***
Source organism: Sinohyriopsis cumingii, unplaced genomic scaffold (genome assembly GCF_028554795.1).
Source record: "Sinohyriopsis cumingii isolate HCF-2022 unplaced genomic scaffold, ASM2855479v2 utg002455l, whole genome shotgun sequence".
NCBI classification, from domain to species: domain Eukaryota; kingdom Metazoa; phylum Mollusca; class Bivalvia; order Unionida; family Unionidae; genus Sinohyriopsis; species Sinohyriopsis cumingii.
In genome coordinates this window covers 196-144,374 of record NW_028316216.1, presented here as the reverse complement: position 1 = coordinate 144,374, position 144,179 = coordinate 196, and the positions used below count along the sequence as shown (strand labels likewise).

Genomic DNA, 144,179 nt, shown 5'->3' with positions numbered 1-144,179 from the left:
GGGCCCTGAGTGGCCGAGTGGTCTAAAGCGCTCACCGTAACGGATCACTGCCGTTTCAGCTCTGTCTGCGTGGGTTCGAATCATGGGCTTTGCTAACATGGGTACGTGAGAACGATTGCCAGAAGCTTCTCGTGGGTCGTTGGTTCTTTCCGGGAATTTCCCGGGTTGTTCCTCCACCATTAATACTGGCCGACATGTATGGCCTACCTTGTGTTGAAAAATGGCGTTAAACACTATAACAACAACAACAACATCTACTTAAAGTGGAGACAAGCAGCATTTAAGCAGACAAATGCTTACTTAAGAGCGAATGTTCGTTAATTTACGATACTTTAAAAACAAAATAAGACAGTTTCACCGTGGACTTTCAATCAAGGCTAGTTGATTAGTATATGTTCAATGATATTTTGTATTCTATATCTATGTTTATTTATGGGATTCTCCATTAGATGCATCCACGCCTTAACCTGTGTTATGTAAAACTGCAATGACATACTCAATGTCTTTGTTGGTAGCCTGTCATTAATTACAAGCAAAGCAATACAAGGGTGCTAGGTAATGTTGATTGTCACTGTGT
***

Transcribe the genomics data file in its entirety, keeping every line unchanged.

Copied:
Source organism: Sinohyriopsis cumingii, unplaced genomic scaffold (genome assembly GCF_028554795.1).
Source record: "Sinohyriopsis cumingii isolate HCF-2022 unplaced genomic scaffold, ASM2855479v2 utg002455l, whole genome shotgun sequence".
NCBI classification, from domain to species: domain Eukaryota; kingdom Metazoa; phylum Mollusca; class Bivalvia; order Unionida; family Unionidae; genus Sinohyriopsis; species Sinohyriopsis cumingii.
In genome coordinates this window covers 196-144,374 of record NW_028316216.1, presented here as the reverse complement: position 1 = coordinate 144,374, position 144,179 = coordinate 196, and the positions used below count along the sequence as shown (strand labels likewise).

Genomic DNA, 144,179 nt, shown 5'->3' with positions numbered 1-144,179 from the left:
GGGCCCTGAGTGGCCGAGTGGTCTAAAGCGCTCACCGTAACGGATCACTGCCGTTTCAGCTCTGTCTGCGTGGGTTCGAATCATGGGCTTTGCTAACATGGGTACGTGAGAACGATTGCCAGAAGCTTCTCGTGGGTCGTTGGTTCTTTCCGGGAATTTCCCGGGTTGTTCCTCCACCATTAATACTGGCCGACATGTATGGCCTACCTTGTGTTGAAAAATGGCGTTAAACACTATAACAACAACAACAACATCTACTTAAAGTGGAGACAAGCAGCATTTAAGCAGACAAATGCTTACTTAAGAGCGAATGTTCGTTAATTTACGATACTTTAAAAACAAAATAAGACAGTTTCACCGTGGACTTTCAATCAAGGCTAGTTGATTAGTATATGTTCAATGATATTTTGTATTCTATATCTATGTTTATTTATGGGATTCTCCATTAGATGCATCCACGCCTTAACCTGTGTTATGTAAAACTGCAATGACATACTCAATGTCTTTGTTGGTAGCCTGTCATTAATTACAAGCAAAGCAATACAAGGGTGCTAGGTAATGTTGATTGTCACTGTGT